The Monogamy Diet differs for every couple. I think everyone needs to be respectful of themselves and clearly communicate what they want to their partner, not seethe and become angry. Partners, as much as it hurts, it’s up to you to listen objectively and understand there’s a very good chance this isn’t about you. Your partner’s extended needs aren’t a sign of your failures. Because you didn’t fail. This goes deeper and further than one person.

I know couples whose rule is the wife can have sex with other women, so long as her husband is allowed to watch. I have a friend who has been with his wife for 20+ years and he loves knowing that she’s fucking other men. I have friends whose partner is allowed to indulge in sex with numerous partners while the other does not or cannot. I’m acquainted with multiple sets of swingers. I have friends who are full-blown poly with these extending trees of partners or boyfriends and girlfriends. (which to me sounds far too complicated when you have young kids at home who you not only want to make sure are safe and protected, but ensure you have very, very little free time for any extracurricular activities). But all in all, these behaviors and activities are way more common among couples that we discuss, or than we know.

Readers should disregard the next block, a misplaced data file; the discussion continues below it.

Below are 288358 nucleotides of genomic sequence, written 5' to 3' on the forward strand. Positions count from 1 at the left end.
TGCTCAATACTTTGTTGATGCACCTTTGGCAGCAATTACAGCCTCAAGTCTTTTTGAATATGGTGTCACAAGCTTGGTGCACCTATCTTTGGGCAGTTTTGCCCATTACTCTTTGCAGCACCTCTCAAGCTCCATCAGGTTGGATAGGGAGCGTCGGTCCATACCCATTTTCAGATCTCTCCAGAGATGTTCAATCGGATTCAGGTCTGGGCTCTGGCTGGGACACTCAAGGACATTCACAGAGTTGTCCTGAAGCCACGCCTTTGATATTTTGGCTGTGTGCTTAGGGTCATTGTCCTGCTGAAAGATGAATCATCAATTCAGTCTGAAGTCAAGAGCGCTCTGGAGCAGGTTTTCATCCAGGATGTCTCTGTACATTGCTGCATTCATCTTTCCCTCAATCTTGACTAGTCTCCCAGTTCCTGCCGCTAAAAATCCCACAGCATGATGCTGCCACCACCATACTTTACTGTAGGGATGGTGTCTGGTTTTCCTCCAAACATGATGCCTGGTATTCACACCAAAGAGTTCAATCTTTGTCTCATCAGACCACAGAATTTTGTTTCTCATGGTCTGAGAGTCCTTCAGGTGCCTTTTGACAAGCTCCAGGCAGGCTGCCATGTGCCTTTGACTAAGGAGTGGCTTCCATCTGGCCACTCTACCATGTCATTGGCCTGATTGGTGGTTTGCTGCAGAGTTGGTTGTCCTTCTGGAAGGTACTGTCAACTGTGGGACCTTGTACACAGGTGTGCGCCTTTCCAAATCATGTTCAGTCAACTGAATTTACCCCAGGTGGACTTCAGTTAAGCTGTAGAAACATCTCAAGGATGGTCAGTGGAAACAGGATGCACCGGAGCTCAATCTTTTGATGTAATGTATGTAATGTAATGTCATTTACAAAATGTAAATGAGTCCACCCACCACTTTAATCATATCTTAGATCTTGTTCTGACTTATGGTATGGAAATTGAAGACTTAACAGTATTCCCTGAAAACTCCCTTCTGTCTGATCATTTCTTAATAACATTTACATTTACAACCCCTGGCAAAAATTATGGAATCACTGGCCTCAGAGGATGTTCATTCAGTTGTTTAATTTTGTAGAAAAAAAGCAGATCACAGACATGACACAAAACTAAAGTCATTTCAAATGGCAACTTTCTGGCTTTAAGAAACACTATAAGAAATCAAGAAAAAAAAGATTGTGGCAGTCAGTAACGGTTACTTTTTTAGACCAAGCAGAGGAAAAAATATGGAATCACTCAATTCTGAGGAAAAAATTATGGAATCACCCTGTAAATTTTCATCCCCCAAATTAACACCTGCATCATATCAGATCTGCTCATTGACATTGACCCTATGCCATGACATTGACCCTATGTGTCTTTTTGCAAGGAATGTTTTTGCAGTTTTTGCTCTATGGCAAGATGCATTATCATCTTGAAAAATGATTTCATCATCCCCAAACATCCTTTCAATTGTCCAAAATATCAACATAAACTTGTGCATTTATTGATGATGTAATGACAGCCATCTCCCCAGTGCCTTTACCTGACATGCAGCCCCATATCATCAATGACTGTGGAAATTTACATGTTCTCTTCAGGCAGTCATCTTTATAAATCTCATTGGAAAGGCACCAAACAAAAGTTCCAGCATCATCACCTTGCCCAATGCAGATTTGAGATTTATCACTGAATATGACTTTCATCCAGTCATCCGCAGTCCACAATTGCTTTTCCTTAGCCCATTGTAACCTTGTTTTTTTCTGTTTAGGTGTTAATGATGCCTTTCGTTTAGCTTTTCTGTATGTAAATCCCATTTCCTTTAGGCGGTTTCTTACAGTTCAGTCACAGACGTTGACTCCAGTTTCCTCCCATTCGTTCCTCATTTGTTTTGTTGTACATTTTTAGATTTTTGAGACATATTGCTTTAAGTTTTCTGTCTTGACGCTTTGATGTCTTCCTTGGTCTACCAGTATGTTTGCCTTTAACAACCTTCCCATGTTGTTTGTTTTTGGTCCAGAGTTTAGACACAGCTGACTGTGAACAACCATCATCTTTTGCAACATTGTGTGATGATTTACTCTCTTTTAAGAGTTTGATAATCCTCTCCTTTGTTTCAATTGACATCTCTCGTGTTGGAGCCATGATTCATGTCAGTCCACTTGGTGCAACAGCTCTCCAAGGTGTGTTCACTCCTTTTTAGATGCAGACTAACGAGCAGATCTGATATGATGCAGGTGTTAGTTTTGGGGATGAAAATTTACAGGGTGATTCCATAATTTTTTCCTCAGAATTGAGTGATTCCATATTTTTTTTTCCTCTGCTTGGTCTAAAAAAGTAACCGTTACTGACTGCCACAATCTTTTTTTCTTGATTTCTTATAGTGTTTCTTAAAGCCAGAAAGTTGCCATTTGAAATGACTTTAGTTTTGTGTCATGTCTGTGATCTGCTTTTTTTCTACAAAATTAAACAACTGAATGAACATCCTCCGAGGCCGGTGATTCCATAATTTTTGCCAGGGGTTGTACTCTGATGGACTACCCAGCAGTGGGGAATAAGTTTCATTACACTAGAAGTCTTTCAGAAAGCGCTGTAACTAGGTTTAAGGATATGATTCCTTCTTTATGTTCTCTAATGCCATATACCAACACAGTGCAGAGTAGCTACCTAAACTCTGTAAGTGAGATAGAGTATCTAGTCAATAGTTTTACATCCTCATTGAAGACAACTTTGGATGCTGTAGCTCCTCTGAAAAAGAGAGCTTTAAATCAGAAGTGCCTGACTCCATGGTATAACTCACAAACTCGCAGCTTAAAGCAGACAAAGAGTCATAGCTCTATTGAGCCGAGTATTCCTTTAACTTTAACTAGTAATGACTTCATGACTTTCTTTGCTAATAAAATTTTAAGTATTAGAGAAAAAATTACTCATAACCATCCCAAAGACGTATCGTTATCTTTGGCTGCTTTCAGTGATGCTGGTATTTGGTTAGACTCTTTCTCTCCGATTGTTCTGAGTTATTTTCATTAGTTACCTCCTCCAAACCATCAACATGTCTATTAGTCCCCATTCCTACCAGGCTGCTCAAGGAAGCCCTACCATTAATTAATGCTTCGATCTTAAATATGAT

I think it would actually surprise a lot of people.

Now, some people think these rules need to be earned. Like only married couples who have invested the time and commitment/foundation are entitled to “treats”. (Yes, I call them treats, leave me alone). While I personally think everyone has the right to know themselves and lay down the ground rules off the bat of what will make them happy in their relationship. But it’s important to acknowledge that those needs change over the course of a relationship. It’s a long life together. While I was never monogamous before I met my husband, I was perfectly happy in my position until several life events and personal turmoil caused that to change.